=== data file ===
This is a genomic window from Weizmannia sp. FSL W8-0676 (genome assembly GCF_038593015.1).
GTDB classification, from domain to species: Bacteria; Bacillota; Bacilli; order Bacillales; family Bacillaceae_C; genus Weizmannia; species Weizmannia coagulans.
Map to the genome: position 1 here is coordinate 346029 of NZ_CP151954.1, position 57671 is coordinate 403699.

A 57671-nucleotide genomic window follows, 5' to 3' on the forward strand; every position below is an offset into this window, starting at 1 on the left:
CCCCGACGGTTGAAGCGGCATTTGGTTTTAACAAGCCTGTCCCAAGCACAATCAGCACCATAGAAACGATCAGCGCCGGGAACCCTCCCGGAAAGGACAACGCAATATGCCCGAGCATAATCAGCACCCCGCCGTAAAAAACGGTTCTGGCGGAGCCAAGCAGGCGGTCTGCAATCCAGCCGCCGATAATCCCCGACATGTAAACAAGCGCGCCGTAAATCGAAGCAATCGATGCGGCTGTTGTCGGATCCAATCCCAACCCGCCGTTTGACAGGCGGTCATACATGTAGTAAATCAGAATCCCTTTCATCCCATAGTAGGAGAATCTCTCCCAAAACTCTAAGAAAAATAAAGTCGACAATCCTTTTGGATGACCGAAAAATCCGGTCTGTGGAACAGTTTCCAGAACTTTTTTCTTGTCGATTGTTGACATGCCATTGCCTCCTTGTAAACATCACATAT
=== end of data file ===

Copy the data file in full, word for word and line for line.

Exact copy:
This is a genomic window from Weizmannia sp. FSL W8-0676 (genome assembly GCF_038593015.1).
GTDB classification, from domain to species: Bacteria; Bacillota; Bacilli; order Bacillales; family Bacillaceae_C; genus Weizmannia; species Weizmannia coagulans.
Map to the genome: position 1 here is coordinate 346029 of NZ_CP151954.1, position 57671 is coordinate 403699.

A 57671-nucleotide genomic window follows, 5' to 3' on the forward strand; every position below is an offset into this window, starting at 1 on the left:
CCCCGACGGTTGAAGCGGCATTTGGTTTTAACAAGCCTGTCCCAAGCACAATCAGCACCATAGAAACGATCAGCGCCGGGAACCCTCCCGGAAAGGACAACGCAATATGCCCGAGCATAATCAGCACCCCGCCGTAAAAAACGGTTCTGGCGGAGCCAAGCAGGCGGTCTGCAATCCAGCCGCCGATAATCCCCGACATGTAAACAAGCGCGCCGTAAATCGAAGCAATCGATGCGGCTGTTGTCGGATCCAATCCCAACCCGCCGTTTGACAGGCGGTCATACATGTAGTAAATCAGAATCCCTTTCATCCCATAGTAGGAGAATCTCTCCCAAAACTCTAAGAAAAATAAAGTCGACAATCCTTTTGGATGACCGAAAAATCCGGTCTGTGGAACAGTTTCCAGAACTTTTTTCTTGTCGATTGTTGACATGCCATTGCCTCCTTGTAAACATCACATAT